mouvement de deux 03 h.29cm
"...le meilleur de mon être" 03 h.28cm
“Every single word, every single flower, every single look is but an infancy.
Only babble could match the jabber inherent in real life, the latter’s incomplete articulation.
No poem, no song, no piece of music, no art could escape that fundamental dislocation.
There is no such thing as a complete word, a complete flower, a complete look …
A genuine reading exceeds the text read, breaks its margins, goes far beyond it.
The text is so to speak a miraculous medium meant to set up a new world through reading”. Roberto Juarroz
“The strength of creative power has got no name. In the end, it remains mysterious.
For where there is no innermost shaking brought about, there is no being mysterious either.
That strength must be closely working together with matter in order to beget a real and life-bearing shape …
Shaping, that’s life.” Paul Klee
“The unachieved is life” (said Jabès)
Compare the song of a tit with a Variation by Bach; compare its feathers with a haute couture dress;
compare a beautiful sea-polished pebble, a nice mechanically polished decorative stone, the body of nice wheels …
with a completed or, even better, an unfinished (Non finito) work of art like Rodin’s and Michelangelo’s.
Whether natural or machined, beauty in Nature has got something complete, full, finished, achieved, perfect;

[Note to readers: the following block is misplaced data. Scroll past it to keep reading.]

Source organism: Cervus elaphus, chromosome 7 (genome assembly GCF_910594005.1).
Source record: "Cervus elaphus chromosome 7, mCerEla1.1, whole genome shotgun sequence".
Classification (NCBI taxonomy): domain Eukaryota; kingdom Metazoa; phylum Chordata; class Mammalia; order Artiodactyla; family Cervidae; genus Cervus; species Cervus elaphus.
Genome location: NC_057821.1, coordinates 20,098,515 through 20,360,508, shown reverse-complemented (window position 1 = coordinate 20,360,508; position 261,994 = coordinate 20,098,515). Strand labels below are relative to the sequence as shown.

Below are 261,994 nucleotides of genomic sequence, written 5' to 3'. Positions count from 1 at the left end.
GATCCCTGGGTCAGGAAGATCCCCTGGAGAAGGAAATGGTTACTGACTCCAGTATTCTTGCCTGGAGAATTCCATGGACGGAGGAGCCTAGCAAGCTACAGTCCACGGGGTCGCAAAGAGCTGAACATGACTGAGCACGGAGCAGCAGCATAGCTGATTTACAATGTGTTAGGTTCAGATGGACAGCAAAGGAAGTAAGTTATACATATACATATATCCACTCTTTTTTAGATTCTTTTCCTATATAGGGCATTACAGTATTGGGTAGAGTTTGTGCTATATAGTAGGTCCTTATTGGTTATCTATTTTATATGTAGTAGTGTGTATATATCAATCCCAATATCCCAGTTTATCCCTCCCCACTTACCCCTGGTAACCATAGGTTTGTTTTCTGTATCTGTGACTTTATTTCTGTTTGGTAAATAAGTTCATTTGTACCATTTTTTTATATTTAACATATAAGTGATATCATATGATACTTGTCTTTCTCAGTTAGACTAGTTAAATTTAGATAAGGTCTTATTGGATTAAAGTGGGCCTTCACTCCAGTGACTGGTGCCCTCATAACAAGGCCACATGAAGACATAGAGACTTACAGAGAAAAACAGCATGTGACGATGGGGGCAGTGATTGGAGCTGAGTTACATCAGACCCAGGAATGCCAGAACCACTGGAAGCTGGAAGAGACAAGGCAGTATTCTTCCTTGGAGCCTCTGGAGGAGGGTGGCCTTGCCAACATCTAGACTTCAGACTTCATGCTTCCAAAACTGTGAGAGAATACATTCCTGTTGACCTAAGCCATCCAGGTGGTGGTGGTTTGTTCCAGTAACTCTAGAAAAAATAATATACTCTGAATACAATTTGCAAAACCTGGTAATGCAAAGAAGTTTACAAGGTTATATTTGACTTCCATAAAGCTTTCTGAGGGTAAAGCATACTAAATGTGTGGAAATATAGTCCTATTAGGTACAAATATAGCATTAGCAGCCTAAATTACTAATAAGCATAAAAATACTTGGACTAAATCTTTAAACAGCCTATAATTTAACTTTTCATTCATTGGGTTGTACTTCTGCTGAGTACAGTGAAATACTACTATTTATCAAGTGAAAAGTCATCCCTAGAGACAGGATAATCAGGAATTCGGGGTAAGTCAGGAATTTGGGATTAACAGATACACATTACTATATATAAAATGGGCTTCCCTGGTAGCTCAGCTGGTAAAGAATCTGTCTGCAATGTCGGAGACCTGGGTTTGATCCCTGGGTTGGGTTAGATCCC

whereas if beauty in sculpture can usher you into musing or nostalgia, it is because, most fortunately,
it sometimes expresses the unachieved, refers you to unfulfilled desires and yearnings, stresses one’s lack of
congruence with oneself and with the world (be it in a light, short-lived or heart-gripping manner –languidness,
melancholy). Compared with a pebble, a sculpture seems to be an open and latent work; it conveys the unachieved
part of a life yearning for and straining to its own achievement. First an act, then a work, sculpture allows
the sculptor’s commitment to be perceived, as well as how he was under the spell and carried away to the present
outcome that amounts to what he is, that amounts but to what he is, and that leaves him fulfilled and wishing
for more and more. All the same, that work, that yearning of a stone soon sets to work on its onlookers,
echoing their own yearnings and incompleteness, what makes them feel fulfilled and what they crave for,
the present and what is impending.
(Translated by Michèle Bustros)